The defensive line is led by a pair of all-MAC performers in defensive ends Jamal Hines and Desjuan Johnson, who last year combined for 158 tackles, 27.5 tackles for loss, and 14.5 sacks. A strong defensive line is a pre-requisite for any defense, and the fact that Toledo has two veteran performers here bodes incredibly well for their chances this season.
The back end of this defense is similarly loaded, with second team all-MAC LB Dyontae Johnson leading the linebacking corps and safeties Maxen Hook and Nate Bauer returning to solidify the secondary. Given the experience and talent of this defense, there’s no reason to think that they shouldn’t be able to stifle the Long Island offensive attack.
Long Island Outlook
Long Island is a program that is still very much in its infancy in major college football. Though the program has been around since 1957, the Sharks only made the jump to the FCS in 2019— and even then, had to navigate the merger of two universities under the same banner. Through three years of competition thus far at the Division One level, LIU has managed only a 4-20 record, including a 2-8 mark in 2021.
Former Alabama assistant Ron Cooper was named head coach prior to the 2021 season, and the Sharks are looking for reasons to be optimistic as they begin their second season under his leadership.
Offensively, this was not a good team last season. The Sharks averaged only 18 points and 279 yards per game last season, both of which ranked in the bottom ten of the FCS. If LIU wants to improve on last years’ two wins, this unit must, well, improve.
There will be a new face under center, and it appears it will be Derek Green. A graduate transfer from SMU, Green is the son of former NFL signal caller Trent Green, and transferred to LIU looking for a starting role after being a career backup for the Mustangs down in Dallas. Green’s top target will be tight end Owen Glascoe, who led the team last year with 38 catches for 555 yards and three scores. Glascoe was named to the Preseason all-NEC second team.
The offense will be further bolstered by what should be a strong run game, led by running backs Jonathan DeBique and Shemar Paul. DeBique led the Sharks ground game last season, producing 590 yards and four scores, while Paul impressed as a true freshman in his role as a kick returner and figures to have an increased role in the backfield this season.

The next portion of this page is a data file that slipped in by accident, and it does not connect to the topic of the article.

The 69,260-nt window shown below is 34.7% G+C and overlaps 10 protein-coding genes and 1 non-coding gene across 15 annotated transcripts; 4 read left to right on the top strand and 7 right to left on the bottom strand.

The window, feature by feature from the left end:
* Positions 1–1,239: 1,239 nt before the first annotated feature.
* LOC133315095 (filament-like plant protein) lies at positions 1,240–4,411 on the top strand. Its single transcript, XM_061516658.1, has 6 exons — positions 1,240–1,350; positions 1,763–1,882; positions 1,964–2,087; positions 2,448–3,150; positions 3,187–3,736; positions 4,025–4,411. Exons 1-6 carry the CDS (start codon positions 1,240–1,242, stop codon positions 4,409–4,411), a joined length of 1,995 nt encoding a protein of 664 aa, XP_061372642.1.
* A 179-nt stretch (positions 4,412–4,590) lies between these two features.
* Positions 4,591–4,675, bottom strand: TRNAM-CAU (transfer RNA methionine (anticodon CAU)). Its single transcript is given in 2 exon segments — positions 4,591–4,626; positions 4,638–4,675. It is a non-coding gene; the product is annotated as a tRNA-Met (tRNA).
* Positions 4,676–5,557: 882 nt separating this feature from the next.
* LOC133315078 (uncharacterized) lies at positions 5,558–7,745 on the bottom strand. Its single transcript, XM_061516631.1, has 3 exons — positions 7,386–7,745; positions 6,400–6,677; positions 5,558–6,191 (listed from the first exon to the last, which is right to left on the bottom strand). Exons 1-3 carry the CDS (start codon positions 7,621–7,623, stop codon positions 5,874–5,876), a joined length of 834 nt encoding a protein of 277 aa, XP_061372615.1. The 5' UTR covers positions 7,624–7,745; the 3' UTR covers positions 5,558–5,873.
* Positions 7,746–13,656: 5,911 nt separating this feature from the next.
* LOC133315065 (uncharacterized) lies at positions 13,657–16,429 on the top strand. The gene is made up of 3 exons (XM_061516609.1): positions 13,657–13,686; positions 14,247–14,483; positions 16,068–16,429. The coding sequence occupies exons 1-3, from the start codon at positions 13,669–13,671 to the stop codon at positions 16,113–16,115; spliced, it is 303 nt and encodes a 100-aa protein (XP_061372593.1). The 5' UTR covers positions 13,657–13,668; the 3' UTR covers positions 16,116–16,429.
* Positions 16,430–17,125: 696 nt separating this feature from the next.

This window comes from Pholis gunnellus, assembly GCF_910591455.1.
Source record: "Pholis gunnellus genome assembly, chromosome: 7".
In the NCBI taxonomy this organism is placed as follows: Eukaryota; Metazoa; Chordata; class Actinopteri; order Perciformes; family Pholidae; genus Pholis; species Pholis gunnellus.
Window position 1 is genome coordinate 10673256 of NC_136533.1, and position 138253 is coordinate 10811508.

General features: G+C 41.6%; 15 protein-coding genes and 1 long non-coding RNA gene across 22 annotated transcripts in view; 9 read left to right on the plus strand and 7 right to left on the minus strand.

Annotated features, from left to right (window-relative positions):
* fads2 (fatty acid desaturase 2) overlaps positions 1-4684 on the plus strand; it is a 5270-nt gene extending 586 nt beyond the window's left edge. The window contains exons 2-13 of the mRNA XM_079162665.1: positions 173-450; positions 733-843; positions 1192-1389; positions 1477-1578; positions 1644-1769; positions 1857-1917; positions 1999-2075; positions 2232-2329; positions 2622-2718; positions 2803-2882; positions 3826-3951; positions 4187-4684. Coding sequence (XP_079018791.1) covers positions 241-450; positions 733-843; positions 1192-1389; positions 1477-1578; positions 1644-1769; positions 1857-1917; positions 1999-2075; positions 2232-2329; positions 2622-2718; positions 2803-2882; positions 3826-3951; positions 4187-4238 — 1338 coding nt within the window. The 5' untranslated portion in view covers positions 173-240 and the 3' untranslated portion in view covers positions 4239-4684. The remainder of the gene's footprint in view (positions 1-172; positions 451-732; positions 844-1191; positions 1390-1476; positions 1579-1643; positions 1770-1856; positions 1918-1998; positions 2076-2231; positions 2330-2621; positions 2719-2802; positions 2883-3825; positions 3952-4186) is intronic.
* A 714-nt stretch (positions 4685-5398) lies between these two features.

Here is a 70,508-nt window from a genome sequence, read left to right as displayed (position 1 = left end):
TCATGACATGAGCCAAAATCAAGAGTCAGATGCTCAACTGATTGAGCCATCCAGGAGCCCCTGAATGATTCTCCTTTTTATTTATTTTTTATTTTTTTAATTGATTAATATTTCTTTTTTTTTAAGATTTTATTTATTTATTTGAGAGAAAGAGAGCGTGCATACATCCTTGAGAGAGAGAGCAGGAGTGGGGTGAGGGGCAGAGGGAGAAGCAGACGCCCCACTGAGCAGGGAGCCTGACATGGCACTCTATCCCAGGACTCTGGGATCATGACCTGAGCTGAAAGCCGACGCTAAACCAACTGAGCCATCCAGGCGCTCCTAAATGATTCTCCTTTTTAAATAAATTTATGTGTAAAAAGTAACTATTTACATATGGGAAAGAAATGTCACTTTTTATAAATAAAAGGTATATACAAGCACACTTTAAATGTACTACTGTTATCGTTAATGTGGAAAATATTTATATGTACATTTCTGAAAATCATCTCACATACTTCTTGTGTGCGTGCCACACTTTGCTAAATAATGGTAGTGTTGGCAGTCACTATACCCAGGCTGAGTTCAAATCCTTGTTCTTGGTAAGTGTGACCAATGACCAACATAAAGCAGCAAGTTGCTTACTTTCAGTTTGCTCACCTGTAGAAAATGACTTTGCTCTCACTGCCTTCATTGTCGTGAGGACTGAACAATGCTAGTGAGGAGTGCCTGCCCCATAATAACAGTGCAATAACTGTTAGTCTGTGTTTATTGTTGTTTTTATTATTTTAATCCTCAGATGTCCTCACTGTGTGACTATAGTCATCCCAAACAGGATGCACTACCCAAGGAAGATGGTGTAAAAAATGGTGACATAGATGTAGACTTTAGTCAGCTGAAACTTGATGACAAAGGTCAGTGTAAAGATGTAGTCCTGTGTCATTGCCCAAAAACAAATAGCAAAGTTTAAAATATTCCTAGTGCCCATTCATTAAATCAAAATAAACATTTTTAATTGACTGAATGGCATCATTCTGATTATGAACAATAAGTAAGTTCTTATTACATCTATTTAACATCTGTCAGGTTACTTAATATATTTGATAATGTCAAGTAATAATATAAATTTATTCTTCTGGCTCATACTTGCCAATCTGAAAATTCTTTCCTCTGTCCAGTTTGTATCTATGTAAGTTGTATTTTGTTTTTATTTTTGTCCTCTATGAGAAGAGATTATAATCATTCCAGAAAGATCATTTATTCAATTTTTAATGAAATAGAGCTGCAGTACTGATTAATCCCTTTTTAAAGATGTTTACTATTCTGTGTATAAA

Defensively, the picture is not quite as bleak. The Sharks gave up 27.5 points and 385 yards per game last year – certainly nothing to write home about, but at least good enough to be an average (if middling) unit in the FCS.
Sophomore cornerback Larry Elder showed serious potential in his freshman campaign, registering 63 tackles and three tackles for loss in his first season on campus. He was named to the Preseason all-NEC Second Team and figures to be one of the leaders of this unit.
Rudy Ngougni and Matthew Nieves return to bolster a defensive line that defended well against the run last year (4.1 yards per carry) but that struggled to pressure the quarterback, amassing only five sacks in ten games. Additional pressure will be necessary if this unit wants to take a step forward this season.
Overall, this is a very young program. There is some talent here, but it will take some additional building from coach Cooper until this team can even think of being in the elite tier of FCS teams with programs such as North Dakota State and South Dakota State.
Analysis and Prediction
As is usually the case when playing an FCS opponent, Toledo has a decided talent advantage here. Although LIU has some talented pieces, the talent that Toledo possesses up and down their roster should overwhelm the Sharks. Dequan Finn will be the best player on the field when Toledo has the ball, and the Rockets defense has far too much experience to be concerned with a Long Island offense that struggled mightily last year. Finn will have a big day, and look for the Toledo defensive line to overwhelm an outmatched Long Island offense. Toledo shouldn’t have any struggles in this one.
Toledo 52, Long Island 6